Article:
By Joe McKenna
You’ve found an ideal candidate
for the job. Now what?
Some companies show new hires to their desks, give
them a policy and procedures manual, and wish them
luck. But who wants to work for, or invest in, or buy
products from a company that runs on ‘luck’?
Some companies have formal orientation sessions that
could put an insomniac to sleep. The information isn’t
relevant or the format isn’t engaging. Is it
feasible to offer great new hire orientation? YES! And here are three tips!
One - Decide why your new hires need an orientation.
According to Webster’s dictionary, “Orientation
is a time to acquaint [new employees] with the current
situation or environment.” You want them to contribute
to your organization’s success, right?
Then they need to know what success looks like in
their job. They need to know the goals and roles, the
ground rules and resources available to them. They
need to know who does what, when and why. And they
especially need to know how they fit into that picture—how
they can contribute, and what’s in it for them.
Orientation, done well, is enlightening and engaging;
it equips and enables new hires to do their best work—for
their benefit and the benefit of the organization.
Two—Have all managers hold individual meetings
with new hires—the first day, if possible. Ask
and answer lots of questions. Discuss job responsibilities,
the new hire’s developmental plan, the manager’s
expectations. Explain how performance is evaluated.
Perhaps much of this was covered during the interview.
Cover it again. Most candidates are nervous during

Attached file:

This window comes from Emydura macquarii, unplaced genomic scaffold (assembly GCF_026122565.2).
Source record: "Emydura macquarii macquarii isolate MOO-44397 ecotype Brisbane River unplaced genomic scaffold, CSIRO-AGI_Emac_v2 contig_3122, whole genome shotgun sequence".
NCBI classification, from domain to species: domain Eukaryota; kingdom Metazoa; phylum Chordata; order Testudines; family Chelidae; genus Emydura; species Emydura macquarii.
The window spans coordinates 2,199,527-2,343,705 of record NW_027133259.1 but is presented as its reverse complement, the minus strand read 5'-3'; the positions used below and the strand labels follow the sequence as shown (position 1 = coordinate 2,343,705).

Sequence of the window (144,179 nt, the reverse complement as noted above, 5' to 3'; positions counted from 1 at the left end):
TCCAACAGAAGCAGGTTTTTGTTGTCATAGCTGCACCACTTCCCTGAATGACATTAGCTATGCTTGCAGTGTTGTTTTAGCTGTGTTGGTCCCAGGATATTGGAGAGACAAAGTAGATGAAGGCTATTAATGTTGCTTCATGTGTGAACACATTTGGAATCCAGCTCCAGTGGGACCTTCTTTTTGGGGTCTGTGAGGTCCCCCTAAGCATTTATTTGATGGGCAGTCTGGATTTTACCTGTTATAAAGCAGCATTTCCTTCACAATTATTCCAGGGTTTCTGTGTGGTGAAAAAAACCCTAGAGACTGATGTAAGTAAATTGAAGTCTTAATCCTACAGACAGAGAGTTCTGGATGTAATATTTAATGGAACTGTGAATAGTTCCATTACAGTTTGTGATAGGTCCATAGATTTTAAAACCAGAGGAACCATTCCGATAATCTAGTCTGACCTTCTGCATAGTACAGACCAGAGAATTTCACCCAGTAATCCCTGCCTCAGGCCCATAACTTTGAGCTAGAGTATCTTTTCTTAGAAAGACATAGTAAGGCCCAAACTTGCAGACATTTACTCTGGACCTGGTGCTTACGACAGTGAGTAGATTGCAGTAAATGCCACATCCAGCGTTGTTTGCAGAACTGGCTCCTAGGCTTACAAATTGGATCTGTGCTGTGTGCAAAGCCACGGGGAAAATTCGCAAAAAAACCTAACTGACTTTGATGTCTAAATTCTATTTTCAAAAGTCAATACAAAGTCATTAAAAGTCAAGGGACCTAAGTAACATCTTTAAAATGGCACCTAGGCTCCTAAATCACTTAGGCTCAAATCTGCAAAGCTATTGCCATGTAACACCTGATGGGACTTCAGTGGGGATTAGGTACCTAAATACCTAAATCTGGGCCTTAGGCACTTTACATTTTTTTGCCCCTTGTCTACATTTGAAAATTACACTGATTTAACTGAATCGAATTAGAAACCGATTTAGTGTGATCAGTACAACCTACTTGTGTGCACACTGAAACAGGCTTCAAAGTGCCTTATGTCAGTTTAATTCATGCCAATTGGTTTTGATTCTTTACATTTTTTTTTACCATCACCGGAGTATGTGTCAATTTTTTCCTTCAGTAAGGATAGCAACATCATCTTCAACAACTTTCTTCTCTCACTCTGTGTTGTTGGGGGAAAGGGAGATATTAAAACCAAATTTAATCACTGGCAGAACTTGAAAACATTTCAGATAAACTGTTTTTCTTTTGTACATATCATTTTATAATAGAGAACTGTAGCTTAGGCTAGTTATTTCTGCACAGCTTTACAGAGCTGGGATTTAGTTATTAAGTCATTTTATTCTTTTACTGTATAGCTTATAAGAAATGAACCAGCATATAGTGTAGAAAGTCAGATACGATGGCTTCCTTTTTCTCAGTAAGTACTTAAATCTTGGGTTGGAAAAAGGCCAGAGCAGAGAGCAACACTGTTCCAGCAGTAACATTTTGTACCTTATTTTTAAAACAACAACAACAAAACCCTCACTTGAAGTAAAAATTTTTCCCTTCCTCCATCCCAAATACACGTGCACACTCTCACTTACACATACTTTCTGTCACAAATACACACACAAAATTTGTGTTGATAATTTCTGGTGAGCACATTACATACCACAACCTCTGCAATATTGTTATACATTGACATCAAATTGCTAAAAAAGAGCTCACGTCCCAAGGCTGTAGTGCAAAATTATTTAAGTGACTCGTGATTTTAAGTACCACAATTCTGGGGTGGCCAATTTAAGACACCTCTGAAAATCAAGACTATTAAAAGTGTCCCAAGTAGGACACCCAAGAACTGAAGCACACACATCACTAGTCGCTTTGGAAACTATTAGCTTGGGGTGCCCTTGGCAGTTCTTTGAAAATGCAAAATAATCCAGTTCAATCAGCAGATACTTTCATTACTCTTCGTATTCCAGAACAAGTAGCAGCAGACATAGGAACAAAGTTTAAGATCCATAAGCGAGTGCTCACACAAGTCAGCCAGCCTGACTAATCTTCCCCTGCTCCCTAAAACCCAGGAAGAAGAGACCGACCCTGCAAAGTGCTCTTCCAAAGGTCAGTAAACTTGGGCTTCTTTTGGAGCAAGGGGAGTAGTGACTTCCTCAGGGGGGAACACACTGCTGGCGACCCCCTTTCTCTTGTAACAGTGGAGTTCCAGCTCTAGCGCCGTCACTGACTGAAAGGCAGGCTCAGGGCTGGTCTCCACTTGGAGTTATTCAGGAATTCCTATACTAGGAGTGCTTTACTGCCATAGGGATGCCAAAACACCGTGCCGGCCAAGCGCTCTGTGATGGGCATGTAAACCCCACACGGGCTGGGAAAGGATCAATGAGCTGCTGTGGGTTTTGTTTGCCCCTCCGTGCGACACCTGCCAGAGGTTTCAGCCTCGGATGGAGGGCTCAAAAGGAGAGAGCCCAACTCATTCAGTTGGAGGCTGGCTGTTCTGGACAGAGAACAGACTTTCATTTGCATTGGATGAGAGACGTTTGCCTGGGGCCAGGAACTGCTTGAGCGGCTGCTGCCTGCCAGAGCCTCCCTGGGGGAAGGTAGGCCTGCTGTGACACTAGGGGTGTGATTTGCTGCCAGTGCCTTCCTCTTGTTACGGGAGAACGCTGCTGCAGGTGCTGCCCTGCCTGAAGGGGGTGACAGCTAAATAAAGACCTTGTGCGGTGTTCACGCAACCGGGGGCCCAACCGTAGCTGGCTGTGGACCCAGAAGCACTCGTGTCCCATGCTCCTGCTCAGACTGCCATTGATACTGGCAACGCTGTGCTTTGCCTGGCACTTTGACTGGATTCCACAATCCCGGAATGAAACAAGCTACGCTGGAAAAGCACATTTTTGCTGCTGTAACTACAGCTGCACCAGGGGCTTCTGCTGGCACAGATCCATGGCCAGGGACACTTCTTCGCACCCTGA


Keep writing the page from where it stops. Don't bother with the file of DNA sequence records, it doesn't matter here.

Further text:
interviews and may not remember important points.
The orientation meeting is also a good time to discuss
the new hire’s assessment reports completed during
the interview process. These reports help the manager
and employee get to know each other better and establish
ground rules for working well together.
Too busy to conduct such a meeting? Deep down, you
probably realize that the old phrase ‘pay me
now or pay me later’ applies here. If you’re
too busy to help your new employees know what they
need to do their jobs … you’re too busy.
You hired them because you need them. You need them
Three—Have new hires meet individually with
each person they’ll interact with regularly
in their job—including peers inside or outside
the department, clients, support staff, etc. The
goal is simply to start to get to know these people
and vice versa.
Have the new hire prepare for each discussion
by building a list of questions to ask, or information
to gather. (They will be making a first impression
and must be prepared and organized.) And remind them
not just to cover the task topics. Work styles and
expectations are important as well. For example,
are some question the new hire can ask (after providing
a little info about themselves—i.e. family,
work background/experience and a short explanation
they will be doing in their new job):
• How long have you been with the company? How long in
• What are your key responsibilities?
What are some of your department’s (team’s)
• What are some of your biggest obstacles?
• What are some ways I might be able to help?
• What type of correspondence do you want to be copied
• If I have questions that I need you to answer for me,
would you prefer me to call, set an appointment,
stop by or e-mail you?
• As I get started in my new job, what advice do you
have for me?
What does your company do to help a new hire ‘get
off to a great start’? If you are in a position
to review the organization’s orientation process,
great. What are you doing well now? How can it be better?
If you aren’t in a position to affect change
on a company-wide basis, but you hire and manage employees
realize that it doesn’t have to be ‘policy’ to
do the things suggested in this article.
© The KENNA Company – Joe McKenna helps
companies select and engage high impact performers.
His products and services help companies improve productivity,
retention and employee satisfaction. To reach Joe:
firstname.lastname@example.org; www.1039136.sites.myregisteredsite.com; 816-943-0868.
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